ResearchPad - cns-inflammatory-and-thermogenic-influences-of-body-weight Default RSS Feed en-us © 2020 Newgen KnowledgeWorks <![CDATA[OR04-04 Identification of a Novel Transcriptional Regulator of Metabolic Disease in Circulating and Central Myeloid Cells]]> Derangement in systemic metabolic homeostasis is tightly associated with widespread activation of resident and circulating immune cells, a phenomenon known as ‘metaflammation’. Numerous studies have explored the role of tissue resident and circulating macrophages in contributing to metaflammation, obesity, and their sequelae; however, there is a dearth of information regarding targetable transcriptional regulators of the genesis and persistence of metabolic disease. Here, we identify myeloid Krüppel-like factor 2 (KLF2) as a novel regulator of metabolic disease. Previous reports demonstrate that KLF2 serves as a critical regulator of myeloid cell quiescence and is downregulated in numerous acute and chronic inflammatory states. Specifically in the context of chronic metaflammation, we note that KLF2 expression is decreased in circulating immune cells of obese patients and in adipose tissue macrophages of high fat diet (HFD) fed mice, which is consistent with the hypothesis that KLF2 regulates metaflammation. To explore this further, we utilized mice with myeloid cell-specific deletion of KLF2 (K2KO) which exhibit accelerated obesity and insulin resistance. K2KO mice have widespread central (i.e. CNS) and peripheral metaflammation both in the basal and HFD-stimulated states. To discern whether the effect of myeloid deletion of KLF2 on metabolism is due to deletion in microglia in the feeding centers of the hypothalamus or in peripheral immune cells, bone marrow chimeras with head shielding were created. 50% reconstitution of circulating immune cells with K2KO cells in wildtype (WT) mice was sufficient to maintain the metabolic disease phenotype, while mice with K2KO microglia + WT circulating cells had only slightly improved outcomes compared to K2KO mice. Conversely, ablation of microglia in K2KO mice using PLX5622 formulated in HFD also successfully attenuated the aberrant feeding behavior, weight gain, and glucose dyshomeostasis seen in K2KO mice. Together, these data demonstrate a role for loss of KLF2 in hematopoietic and CNS resident cells in causing metabolic disease. Given that myeloid KLF2 expression decreases under metabolic stress in WT mice and humans, we sought to explore whether maintenance of KLF2 expression in these cells would be protective against diet-induced metabolic disease. Indeed, mice with myeloid-specific overexpression of KLF2 demonstrated a markedly improved metabolic phenotype when challenged with HFD, providing evidence that targeting KLF2 expression in myeloid cells may prove to be a therapeutic option against metaflammation.

<![CDATA[OR04-01 MRAP2 Regulates Energy Homeostasis by Promoting Primary Cilia Localization of MC4R]]> Genetic studies in humans and mice have demonstrated that the Melanocortin 4 Receptor (MC4R) is essential for adequate regulation of food intake and body weight. MC4R is expressed in a small population of hypothalamic neurons and very little is known about its molecular and cellular dynamics in vivo. We have recently demonstrated that MC4R localizes to and functions at the primary cilia of select hypothalamic neurons to control energy homeostasis. The primary cilium is a solitary hair-like organelle that serves as an antenna sensing extracellular environment. Defective primary cilia lead to a series of conditions known as ciliopathies, that can manifest through a variety of clinical features, including hyperphagia and obesity.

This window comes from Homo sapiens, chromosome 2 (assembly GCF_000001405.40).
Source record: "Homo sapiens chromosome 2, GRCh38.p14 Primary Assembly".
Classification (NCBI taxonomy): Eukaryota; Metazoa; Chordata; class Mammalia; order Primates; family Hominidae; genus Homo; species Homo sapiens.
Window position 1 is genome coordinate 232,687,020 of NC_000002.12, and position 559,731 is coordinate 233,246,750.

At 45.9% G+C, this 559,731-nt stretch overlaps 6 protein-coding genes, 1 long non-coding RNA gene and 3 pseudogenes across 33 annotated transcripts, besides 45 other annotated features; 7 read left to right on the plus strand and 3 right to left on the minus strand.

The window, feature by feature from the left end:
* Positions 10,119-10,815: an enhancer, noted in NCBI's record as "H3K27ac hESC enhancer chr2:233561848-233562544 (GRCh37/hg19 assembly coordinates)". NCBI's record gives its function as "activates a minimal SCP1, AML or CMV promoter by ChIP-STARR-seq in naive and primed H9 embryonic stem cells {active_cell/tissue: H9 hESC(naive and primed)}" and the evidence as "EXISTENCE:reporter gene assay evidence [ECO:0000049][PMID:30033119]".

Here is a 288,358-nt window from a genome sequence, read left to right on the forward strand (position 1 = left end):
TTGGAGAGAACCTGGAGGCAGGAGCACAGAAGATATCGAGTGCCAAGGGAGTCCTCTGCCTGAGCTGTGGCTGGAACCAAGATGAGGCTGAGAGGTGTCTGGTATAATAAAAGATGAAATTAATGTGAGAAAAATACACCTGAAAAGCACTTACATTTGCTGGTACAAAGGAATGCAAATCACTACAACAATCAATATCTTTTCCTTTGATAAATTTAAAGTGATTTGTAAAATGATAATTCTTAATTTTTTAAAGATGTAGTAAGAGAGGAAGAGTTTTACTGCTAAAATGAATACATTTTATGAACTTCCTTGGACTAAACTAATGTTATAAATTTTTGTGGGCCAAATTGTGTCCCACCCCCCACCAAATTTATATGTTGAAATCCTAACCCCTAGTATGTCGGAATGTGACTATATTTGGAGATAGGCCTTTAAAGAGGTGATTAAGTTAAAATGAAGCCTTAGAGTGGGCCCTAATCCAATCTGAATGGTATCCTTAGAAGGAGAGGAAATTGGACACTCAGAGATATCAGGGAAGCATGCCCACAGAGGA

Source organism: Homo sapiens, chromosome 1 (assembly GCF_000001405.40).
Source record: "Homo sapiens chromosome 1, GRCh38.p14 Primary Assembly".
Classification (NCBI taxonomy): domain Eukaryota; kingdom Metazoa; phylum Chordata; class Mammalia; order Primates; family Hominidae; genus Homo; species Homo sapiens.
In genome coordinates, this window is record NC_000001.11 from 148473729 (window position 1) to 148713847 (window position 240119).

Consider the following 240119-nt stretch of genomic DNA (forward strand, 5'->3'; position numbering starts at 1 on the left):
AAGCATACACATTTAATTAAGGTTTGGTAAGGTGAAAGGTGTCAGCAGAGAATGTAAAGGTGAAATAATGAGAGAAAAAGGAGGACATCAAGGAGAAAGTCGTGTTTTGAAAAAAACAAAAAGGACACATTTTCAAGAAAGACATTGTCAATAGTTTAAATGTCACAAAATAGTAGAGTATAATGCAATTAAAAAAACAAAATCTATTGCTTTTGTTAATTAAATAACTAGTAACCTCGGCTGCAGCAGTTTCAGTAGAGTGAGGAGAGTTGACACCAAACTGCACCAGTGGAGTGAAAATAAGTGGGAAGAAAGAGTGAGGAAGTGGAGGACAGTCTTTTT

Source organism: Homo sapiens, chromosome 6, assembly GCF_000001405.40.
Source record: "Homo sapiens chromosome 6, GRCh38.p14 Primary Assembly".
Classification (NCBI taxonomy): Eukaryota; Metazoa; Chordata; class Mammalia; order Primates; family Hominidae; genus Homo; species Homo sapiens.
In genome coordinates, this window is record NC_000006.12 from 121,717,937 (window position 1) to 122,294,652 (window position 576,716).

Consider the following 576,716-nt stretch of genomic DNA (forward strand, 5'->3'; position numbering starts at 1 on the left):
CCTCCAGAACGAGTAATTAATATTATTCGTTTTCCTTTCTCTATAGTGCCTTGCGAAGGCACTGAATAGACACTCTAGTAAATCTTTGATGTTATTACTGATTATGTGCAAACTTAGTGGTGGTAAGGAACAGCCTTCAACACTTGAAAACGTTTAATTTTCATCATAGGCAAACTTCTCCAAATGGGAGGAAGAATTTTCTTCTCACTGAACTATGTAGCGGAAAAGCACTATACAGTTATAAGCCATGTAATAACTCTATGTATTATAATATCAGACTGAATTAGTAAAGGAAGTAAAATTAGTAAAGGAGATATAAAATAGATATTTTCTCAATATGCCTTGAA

Here we establish that the ciliary localization and the body weight regulating activity of MC4R is dependent on a single-pass transmembrane accessory protein: the Melanocortin Receptor Associated Protein 2 (MRAP2). Specifically, we show that deleting MRAP2 specifically from MC4R neurons (MC4RMRAP2-/-) leads to early onset obesity and hyperphagia. In vitro, co-expression of MRAP2 in ciliated IMCD3 cells increases MC4R localization to the primary cilium. We further demonstrate that MRAP2 and MC4R colocalize specifically at the primary cilium in vivo, and that MC4R fails to localize to the primary cilium when MRAP2 is deleted.

These findings highlight the role of the primary cilium in the control of energy homeostasis, and the importance of accessory proteins for the localization of GPCRs to the primary cilium where they exert their function, in this case being critical for the regulation of energy homeostasis.

<![CDATA[OR04-06 G Protein GSα in Muscle Is Essential for Survival During Cold Adaptation in the Absence of Thermogenesis of Brown Adipose Tissue]]> <![CDATA[OR04-02 The Role of the Sympathetic Nervous System in Metabolic Disorder and Adipose Dysfunction in Obesity and Aging]]> <![CDATA[OR04-05 MYOD1 Is Associated with Eosinophil-Mediated Browning of Subcutaneous Adipose Tissue]]> <![CDATA[OR04-03 Calcitonin Receptor Expressing Neurons in the PVH Regulate Feeding Behavior]]>